RIP:  FitBit

I gave up.

My Fitbit band sits on my disheveled desk face down in the havoc that is my basement.  It is there with its plastic arms pointed emptily toward the sky like a dead bug one would find in a room corner.

Rest in peace.

My wrists are now bracelet free.  No more “tap, tap” to check on my status.  No more checking on my iPhone app for my daily step count.  No more waking up by wrist vibration.  (That last one was actually pretty cool.)

And I feel better for it.

I don’t know if FitBit will make it.  A lot of people like it and have fun with it.  But it didn’t work for me.

First, it told me things I already knew.  I would sit and pull up my FitBit data.  “You walked / ran a lot steps today!” it would report.  “Yup, knew that,” I thought.  Another day another check with the app.  “You didn’t do squat today,” it scolded.  “Yup, knew that,” I thought again.

I’m a pretty active guy.  I run, work out, stay pretty active.  I also am a modest work-a-holic.  I travel a lot.  I am forgetful but good with short-term memory.  I typically can recall what I did each day.  That is, I’m quite aware of how active I am.  At least I think I am.  FitBit wasn’t telling me anything that I couldn’t figure out with a few seconds of focused thought.

Second, FitBit didn’t give me any particularly insightful analysis as to why I was sedentary one day and hyper-active another.  Perhaps I was expecting too much.  But it would have been great if there was something there that said, “you know, every time you miss your morning run then you’ve a 50% chance of being a couch potato all day.”  Or something like that.   But again, that would be information that I could figure out without strapping an electrode to my wrist.  Fact is I already know that if I don’t do my morning run there’s a 50/50 chance there won’t be any workout in the afternoon.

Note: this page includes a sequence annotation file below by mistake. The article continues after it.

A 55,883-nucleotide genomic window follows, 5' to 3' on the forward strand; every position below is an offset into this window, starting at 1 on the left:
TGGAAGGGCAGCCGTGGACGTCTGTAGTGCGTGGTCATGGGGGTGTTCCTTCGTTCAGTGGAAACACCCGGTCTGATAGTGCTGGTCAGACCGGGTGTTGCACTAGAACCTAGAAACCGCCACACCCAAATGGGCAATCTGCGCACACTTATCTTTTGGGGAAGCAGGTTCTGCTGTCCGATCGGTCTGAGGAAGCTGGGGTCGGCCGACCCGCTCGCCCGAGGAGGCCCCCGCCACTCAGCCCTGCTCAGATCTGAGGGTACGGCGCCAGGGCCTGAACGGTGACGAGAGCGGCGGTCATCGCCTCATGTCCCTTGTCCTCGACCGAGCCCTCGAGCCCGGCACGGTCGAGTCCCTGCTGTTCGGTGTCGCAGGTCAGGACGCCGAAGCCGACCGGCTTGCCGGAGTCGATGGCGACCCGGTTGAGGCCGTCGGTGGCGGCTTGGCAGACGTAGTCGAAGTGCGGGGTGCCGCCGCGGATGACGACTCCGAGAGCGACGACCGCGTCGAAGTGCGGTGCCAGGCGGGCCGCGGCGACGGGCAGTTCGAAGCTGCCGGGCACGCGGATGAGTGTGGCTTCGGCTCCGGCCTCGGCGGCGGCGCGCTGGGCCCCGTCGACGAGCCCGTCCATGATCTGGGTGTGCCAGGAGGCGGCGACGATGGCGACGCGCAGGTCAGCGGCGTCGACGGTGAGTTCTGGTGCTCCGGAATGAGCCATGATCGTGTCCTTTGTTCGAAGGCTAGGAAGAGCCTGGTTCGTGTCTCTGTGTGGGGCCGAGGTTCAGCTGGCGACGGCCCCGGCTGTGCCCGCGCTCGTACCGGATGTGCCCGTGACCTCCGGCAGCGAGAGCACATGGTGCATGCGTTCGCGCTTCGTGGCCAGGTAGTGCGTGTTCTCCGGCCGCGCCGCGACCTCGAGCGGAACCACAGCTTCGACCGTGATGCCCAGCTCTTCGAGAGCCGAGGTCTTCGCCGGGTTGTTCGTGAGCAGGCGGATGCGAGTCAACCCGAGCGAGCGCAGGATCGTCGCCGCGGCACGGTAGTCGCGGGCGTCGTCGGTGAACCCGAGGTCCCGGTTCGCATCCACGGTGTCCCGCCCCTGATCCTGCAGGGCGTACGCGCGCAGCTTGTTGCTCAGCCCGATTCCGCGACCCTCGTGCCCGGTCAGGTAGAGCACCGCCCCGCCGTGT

Finally, I came to the realization that the wristband was more a lifestyle and fashion statement than health device.  At least for me.  I wore it because I thought it was a cool thing to do.  I guess it is.  But I also found it to be a pain in the ass.

Experts say that wearable technology – particularly wearable fitness technology – is the new, new thing.  I guess so.  They are experts, aren’t they?  But it so far isn’t working for me.  My observation is that these types of things work for those who are either very competitive or very complacent when it comes to fitness.  If you are competitive, you enjoy posting step counts on Facebook pages and challenging those “so you think you’re fit?” friends.  If you are complacent you need something like a string around your finger to get you to remember to do your workout.

I am both but would prefer not to have a machine constantly remind me.